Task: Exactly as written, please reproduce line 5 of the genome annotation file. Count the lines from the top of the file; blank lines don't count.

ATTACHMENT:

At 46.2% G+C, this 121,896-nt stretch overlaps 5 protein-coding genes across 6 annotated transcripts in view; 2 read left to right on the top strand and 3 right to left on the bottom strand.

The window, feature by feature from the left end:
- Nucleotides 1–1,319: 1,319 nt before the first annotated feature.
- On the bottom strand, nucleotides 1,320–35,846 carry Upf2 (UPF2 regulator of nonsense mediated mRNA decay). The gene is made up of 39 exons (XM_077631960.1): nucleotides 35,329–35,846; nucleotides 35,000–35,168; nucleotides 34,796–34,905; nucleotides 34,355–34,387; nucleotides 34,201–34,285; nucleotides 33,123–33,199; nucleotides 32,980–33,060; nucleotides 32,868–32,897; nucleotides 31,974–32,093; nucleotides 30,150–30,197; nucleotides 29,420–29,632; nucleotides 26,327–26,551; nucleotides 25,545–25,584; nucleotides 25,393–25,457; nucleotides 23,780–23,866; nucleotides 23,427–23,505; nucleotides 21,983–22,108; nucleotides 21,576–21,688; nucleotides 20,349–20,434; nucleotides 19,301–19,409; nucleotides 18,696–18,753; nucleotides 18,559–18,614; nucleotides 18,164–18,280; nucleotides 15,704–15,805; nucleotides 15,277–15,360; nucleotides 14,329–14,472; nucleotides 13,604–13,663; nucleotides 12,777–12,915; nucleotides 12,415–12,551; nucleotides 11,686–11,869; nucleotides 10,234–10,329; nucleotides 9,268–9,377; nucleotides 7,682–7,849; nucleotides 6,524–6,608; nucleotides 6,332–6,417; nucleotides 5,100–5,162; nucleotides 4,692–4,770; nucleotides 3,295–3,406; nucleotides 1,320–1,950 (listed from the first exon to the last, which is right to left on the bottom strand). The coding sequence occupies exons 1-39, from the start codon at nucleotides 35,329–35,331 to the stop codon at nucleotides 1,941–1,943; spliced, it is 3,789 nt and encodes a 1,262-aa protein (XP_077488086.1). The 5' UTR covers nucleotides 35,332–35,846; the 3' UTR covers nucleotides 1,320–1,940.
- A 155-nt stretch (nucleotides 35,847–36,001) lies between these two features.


- A 155-nt stretch (nucleotides 35,847–36,001) lies between these two features.